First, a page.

California Wrongful Termination Lawyer in Walnut Creek

Filing a Lawsuit for Wrongful Termination

Employers may take retaliatory action against employees for reasons that “violate fundamental public policy.” Wrongful termination is a great example. There are a couple of reasons why an employee may be illegally terminated. Age discrimination, or workplace discrimination in general, is a very common reason for wrongful termination in California and across the country. Whistleblowers, or individuals who report illegal activities or violations conducted by their employers, are also sometimes illegally fired. Fortunately, wrongful termination is illegal, and victims may have options to pursue legal action against their former employers.

There are laws that protect employees from wrongful termination. Employers cannot fire employees for discriminatory reasons, such as their gender, race or national origin. In addition, employers cannot fire employees who are reporting illegal activity or who are participating in an investigation related to illegal activity. If you signed an employment contract, then your employer must abide by the terms of the contract. Employers cannot fire you for refusing to sign an illegal contract. In cases where your employer terminates your employment in a way that violates that contract, you may have cause to pursue legal action.

The Law Office of Christopher Baudino can help you determine if your employer fired you in a way that violates California or federal laws. California wrongful termination attorney Christopher Baudino has years of experience helping workers in our state file employment law claims.

Examples of Wrongful Termination in California

Employers may terminate employees for illegal reasons under the following circumstances. Reasons for wrongful termination include:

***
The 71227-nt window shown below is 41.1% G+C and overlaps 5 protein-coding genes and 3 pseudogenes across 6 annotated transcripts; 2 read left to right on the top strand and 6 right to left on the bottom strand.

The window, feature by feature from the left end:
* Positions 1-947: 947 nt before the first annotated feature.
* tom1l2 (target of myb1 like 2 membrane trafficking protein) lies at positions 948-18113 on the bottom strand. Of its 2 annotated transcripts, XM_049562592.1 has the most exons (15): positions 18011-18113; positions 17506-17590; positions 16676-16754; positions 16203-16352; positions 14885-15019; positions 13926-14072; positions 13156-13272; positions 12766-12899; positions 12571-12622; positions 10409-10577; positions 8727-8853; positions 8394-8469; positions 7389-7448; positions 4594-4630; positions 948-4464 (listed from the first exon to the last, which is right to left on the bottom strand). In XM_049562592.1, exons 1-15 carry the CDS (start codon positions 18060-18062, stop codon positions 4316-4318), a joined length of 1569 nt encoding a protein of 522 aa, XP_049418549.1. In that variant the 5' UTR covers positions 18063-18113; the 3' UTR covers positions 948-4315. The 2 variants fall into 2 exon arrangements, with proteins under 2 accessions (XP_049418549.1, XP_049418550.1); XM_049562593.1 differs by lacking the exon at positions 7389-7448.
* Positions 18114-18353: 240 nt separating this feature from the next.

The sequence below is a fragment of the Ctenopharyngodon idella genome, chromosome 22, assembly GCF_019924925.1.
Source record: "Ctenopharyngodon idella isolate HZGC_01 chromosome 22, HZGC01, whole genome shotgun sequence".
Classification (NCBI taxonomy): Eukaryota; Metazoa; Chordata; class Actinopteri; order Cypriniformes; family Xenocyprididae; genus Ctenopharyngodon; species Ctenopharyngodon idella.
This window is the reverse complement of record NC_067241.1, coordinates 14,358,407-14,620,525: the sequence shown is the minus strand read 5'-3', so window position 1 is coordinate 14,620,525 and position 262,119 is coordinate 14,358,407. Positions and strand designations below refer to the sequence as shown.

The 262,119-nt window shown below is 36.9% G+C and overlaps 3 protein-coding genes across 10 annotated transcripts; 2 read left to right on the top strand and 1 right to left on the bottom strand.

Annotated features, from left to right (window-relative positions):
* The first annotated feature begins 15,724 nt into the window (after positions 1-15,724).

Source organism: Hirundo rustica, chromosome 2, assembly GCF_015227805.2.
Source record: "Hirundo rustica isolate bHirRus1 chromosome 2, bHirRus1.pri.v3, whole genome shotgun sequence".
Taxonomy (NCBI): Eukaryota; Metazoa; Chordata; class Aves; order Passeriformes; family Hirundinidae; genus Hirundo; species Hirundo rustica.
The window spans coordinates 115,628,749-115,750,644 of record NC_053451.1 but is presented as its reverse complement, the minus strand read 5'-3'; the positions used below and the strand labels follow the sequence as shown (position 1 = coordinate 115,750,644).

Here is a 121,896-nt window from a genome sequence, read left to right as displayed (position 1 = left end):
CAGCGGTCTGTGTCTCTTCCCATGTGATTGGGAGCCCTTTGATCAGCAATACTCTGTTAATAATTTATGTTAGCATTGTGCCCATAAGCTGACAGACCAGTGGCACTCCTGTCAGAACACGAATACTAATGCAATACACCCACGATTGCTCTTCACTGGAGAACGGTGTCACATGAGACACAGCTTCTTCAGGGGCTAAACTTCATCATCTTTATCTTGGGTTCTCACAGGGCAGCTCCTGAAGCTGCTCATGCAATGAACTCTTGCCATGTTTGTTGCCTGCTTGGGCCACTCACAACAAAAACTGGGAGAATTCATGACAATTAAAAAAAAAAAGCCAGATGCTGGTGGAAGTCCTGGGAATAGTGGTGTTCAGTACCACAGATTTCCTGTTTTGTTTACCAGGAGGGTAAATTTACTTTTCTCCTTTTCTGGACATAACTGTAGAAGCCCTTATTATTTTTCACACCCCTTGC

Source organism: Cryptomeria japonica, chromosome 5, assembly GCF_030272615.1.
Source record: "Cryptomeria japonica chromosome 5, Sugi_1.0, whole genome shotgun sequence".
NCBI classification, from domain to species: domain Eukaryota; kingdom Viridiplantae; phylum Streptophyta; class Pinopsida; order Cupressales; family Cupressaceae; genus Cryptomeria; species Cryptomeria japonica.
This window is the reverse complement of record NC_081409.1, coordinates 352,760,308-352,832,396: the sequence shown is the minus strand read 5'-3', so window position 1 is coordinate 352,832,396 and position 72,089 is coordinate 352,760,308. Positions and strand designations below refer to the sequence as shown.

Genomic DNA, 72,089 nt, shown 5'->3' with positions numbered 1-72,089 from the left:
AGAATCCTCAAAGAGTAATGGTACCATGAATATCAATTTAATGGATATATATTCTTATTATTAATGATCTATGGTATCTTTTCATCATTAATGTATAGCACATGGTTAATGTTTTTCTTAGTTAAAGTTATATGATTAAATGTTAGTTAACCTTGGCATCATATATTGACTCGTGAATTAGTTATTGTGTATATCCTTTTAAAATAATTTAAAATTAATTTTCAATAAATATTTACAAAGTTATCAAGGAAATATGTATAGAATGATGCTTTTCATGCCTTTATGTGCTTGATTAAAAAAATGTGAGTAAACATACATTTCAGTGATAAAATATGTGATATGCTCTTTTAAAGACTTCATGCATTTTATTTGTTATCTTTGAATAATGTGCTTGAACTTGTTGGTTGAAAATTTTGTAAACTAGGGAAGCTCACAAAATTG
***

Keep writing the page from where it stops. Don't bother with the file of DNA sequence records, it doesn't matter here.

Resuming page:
• Whistleblowing. Employees have a legal right to report crimes or regulatory violations conducted by their employers. When employees report activities that are illegal under state or federal law, employers may retaliate by terminating the jobs of those employees.
  • Discrimination. Employers may fire employees for discriminatory reasons. Age, race and gender discrimination are reasons why an employer may illegally fire employees. Reporting discrimination is another possible reason for wrongful termination.
  • Participating in a lawful investigation. There may be pressure from employers to not participate in investigations, such as for harassment or other illegal activities. Employers may attempt to fire employees who participate in these investigations.
  • Taking family leave. Employers may fire employees who recently welcome new members into their families. In such cases, employers may be breaking the law for firing parents who are taking leave after the birth of a child.
  • Taking medical leave. Employers may break the law by firing workers who took medical leave.

These are only a few examples of when an employer may be violating state and federal laws. If an employer fires an employee for one of the reasons listed above, then the affected employee may have legal options he or she could pursue.